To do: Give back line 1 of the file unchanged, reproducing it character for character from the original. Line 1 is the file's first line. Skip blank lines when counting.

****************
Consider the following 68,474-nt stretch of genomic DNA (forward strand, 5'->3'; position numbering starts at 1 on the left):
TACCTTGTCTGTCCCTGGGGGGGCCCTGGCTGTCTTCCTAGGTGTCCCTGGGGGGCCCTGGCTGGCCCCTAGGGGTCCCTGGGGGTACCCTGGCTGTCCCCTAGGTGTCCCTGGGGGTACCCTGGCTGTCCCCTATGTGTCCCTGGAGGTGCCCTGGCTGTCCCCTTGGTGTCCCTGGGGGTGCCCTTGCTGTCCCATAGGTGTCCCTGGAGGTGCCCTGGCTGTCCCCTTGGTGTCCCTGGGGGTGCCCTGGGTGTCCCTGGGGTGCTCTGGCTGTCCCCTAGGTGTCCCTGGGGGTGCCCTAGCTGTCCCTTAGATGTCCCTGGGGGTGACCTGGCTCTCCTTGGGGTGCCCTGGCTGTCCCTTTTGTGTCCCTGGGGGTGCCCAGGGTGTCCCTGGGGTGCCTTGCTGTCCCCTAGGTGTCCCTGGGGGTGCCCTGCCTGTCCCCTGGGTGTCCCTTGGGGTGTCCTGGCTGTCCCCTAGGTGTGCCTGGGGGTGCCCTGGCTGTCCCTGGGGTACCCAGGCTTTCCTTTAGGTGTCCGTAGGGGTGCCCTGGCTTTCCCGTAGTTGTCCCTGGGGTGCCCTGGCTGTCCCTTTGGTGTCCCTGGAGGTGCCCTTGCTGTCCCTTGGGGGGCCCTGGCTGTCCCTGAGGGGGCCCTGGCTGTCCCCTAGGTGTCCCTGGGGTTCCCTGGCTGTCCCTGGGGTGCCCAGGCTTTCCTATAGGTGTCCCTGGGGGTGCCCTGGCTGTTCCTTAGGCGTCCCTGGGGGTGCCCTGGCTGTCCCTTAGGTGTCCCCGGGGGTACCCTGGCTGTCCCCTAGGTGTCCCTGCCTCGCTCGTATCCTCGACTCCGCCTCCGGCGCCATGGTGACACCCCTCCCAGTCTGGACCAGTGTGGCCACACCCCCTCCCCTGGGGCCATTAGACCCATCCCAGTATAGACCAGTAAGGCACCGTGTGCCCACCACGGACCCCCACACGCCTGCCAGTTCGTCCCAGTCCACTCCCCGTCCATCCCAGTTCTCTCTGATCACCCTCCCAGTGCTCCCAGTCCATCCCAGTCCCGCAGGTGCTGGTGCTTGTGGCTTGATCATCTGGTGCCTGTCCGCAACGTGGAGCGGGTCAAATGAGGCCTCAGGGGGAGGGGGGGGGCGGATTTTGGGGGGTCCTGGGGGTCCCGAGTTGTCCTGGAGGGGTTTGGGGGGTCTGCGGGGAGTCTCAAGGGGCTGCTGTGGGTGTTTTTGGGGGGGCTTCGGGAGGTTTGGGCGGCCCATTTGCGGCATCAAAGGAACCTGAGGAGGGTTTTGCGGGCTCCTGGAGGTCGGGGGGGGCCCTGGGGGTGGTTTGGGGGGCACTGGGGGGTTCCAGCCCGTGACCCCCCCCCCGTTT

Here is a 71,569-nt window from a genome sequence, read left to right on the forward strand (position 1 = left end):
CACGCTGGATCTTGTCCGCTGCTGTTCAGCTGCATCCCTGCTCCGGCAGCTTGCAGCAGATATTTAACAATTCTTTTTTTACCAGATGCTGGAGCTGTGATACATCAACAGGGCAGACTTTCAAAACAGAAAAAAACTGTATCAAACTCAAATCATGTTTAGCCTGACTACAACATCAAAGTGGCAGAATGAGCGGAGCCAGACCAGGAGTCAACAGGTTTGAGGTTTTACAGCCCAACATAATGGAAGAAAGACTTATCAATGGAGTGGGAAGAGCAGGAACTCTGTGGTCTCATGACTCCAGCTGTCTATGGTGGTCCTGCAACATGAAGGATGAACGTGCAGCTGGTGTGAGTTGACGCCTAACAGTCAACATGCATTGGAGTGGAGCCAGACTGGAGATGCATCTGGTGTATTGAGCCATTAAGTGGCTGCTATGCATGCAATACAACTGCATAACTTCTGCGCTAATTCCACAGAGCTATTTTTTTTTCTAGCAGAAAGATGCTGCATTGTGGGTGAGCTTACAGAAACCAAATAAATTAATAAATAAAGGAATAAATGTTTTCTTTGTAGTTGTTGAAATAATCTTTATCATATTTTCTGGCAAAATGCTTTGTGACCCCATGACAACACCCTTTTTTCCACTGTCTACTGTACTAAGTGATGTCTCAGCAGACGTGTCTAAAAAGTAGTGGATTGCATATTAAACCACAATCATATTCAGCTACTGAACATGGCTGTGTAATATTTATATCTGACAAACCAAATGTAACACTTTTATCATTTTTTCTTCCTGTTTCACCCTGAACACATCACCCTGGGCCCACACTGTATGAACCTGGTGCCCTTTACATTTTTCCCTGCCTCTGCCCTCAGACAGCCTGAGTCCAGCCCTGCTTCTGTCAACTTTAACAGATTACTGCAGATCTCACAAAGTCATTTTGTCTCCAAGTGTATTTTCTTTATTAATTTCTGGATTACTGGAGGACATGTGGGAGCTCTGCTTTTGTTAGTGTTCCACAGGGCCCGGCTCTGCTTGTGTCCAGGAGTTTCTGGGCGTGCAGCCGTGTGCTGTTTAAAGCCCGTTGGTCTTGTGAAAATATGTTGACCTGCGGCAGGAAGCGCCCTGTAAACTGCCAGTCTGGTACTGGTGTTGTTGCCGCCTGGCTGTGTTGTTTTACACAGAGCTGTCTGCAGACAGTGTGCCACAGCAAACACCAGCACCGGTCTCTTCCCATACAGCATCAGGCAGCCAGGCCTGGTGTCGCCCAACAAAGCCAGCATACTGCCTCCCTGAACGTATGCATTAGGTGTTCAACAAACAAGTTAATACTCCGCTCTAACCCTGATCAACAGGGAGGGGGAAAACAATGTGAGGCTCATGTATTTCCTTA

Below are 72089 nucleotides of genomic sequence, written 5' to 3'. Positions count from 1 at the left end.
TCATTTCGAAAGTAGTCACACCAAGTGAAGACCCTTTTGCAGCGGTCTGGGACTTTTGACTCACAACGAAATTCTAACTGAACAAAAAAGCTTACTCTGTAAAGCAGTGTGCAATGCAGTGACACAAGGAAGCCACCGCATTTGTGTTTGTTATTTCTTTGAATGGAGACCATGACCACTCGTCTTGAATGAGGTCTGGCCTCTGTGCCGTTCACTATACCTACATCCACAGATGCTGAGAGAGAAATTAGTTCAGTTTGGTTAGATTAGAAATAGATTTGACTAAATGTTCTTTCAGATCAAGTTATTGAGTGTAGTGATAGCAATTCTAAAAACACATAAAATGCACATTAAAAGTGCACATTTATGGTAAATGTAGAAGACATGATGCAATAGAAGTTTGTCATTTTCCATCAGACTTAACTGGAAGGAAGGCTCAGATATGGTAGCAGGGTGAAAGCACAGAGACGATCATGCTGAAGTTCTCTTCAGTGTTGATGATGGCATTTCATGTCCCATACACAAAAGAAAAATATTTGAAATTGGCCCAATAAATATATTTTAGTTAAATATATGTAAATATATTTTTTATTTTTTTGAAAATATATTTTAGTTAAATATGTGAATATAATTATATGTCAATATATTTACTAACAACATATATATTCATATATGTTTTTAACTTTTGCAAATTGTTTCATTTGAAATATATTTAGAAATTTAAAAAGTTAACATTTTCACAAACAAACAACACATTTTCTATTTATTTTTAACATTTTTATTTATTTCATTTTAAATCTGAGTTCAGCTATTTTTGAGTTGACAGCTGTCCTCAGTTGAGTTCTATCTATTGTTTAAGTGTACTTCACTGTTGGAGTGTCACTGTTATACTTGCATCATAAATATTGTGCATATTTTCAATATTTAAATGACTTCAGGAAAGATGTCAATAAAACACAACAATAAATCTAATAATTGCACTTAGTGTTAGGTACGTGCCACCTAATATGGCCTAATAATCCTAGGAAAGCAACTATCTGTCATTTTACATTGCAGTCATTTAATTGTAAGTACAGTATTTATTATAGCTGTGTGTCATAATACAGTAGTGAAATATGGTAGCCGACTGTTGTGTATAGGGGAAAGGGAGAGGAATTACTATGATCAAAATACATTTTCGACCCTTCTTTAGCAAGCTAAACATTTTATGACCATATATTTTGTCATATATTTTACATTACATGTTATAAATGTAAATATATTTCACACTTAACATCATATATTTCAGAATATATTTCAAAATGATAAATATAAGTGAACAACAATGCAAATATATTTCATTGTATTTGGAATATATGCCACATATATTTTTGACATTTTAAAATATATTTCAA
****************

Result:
Consider the following 68,474-nt stretch of genomic DNA (forward strand, 5'->3'; position numbering starts at 1 on the left):